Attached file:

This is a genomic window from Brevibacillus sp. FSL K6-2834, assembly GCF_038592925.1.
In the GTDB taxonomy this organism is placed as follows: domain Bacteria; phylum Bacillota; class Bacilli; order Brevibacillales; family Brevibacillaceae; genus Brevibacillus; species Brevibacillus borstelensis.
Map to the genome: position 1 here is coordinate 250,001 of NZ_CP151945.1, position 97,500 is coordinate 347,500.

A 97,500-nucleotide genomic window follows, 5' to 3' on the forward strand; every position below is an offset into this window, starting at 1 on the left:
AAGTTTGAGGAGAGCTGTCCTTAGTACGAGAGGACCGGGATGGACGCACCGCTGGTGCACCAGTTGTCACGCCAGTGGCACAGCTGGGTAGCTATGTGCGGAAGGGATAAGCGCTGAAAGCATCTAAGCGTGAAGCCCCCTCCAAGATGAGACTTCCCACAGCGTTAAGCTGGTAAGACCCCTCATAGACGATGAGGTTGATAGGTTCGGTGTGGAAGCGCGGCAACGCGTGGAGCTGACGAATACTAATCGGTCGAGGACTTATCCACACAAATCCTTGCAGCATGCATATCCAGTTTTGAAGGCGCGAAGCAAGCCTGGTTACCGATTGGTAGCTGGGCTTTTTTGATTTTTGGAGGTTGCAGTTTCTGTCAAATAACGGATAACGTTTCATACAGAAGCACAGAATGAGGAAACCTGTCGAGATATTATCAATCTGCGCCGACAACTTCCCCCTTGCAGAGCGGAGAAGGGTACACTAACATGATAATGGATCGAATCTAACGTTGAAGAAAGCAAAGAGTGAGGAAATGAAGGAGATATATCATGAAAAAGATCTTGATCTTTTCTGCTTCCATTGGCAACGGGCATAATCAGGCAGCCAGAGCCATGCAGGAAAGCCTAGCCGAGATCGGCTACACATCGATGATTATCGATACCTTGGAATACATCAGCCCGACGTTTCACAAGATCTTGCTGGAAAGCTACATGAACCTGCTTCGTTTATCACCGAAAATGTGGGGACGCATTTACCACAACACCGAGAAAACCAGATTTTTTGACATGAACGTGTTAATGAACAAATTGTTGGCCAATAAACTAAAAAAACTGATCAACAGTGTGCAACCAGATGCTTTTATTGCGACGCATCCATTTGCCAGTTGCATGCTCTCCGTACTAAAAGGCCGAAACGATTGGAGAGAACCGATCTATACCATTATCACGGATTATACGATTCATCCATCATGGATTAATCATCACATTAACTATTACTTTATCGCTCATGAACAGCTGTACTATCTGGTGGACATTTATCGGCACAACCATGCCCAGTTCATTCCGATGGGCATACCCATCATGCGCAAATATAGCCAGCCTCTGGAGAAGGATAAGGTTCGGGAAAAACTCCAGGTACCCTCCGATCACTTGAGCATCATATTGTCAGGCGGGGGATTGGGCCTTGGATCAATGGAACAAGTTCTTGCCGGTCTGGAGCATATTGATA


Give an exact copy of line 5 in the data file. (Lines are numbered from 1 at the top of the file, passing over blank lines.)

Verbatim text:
AAGTTTGAGGAGAGCTGTCCTTAGTACGAGAGGACCGGGATGGACGCACCGCTGGTGCACCAGTTGTCACGCCAGTGGCACAGCTGGGTAGCTATGTGCGGAAGGGATAAGCGCTGAAAGCATCTAAGCGTGAAGCCCCCTCCAAGATGAGACTTCCCACAGCGTTAAGCTGGTAAGACCCCTCATAGACGATGAGGTTGATAGGTTCGGTGTGGAAGCGCGGCAACGCGTGGAGCTGACGAATACTAATCGGTCGAGGACTTATCCACACAAATCCTTGCAGCATGCATATCCAGTTTTGAAGGCGCGAAGCAAGCCTGGTTACCGATTGGTAGCTGGGCTTTTTTGATTTTTGGAGGTTGCAGTTTCTGTCAAATAACGGATAACGTTTCATACAGAAGCACAGAATGAGGAAACCTGTCGAGATATTATCAATCTGCGCCGACAACTTCCCCCTTGCAGAGCGGAGAAGGGTACACTAACATGATAATGGATCGAATCTAACGTTGAAGAAAGCAAAGAGTGAGGAAATGAAGGAGATATATCATGAAAAAGATCTTGATCTTTTCTGCTTCCATTGGCAACGGGCATAATCAGGCAGCCAGAGCCATGCAGGAAAGCCTAGCCGAGATCGGCTACACATCGATGATTATCGATACCTTGGAATACATCAGCCCGACGTTTCACAAGATCTTGCTGGAAAGCTACATGAACCTGCTTCGTTTATCACCGAAAATGTGGGGACGCATTTACCACAACACCGAGAAAACCAGATTTTTTGACATGAACGTGTTAATGAACAAATTGTTGGCCAATAAACTAAAAAAACTGATCAACAGTGTGCAACCAGATGCTTTTATTGCGACGCATCCATTTGCCAGTTGCATGCTCTCCGTACTAAAAGGCCGAAACGATTGGAGAGAACCGATCTATACCATTATCACGGATTATACGATTCATCCATCATGGATTAATCATCACATTAACTATTACTTTATCGCTCATGAACAGCTGTACTATCTGGTGGACATTTATCGGCACAACCATGCCCAGTTCATTCCGATGGGCATACCCATCATGCGCAAATATAGCCAGCCTCTGGAGAAGGATAAGGTTCGGGAAAAACTCCAGGTACCCTCCGATCACTTGAGCATCATATTGTCAGGCGGGGGATTGGGCCTTGGATCAATGGAACAAGTTCTTGCCGGTCTGGAGCATATTGATA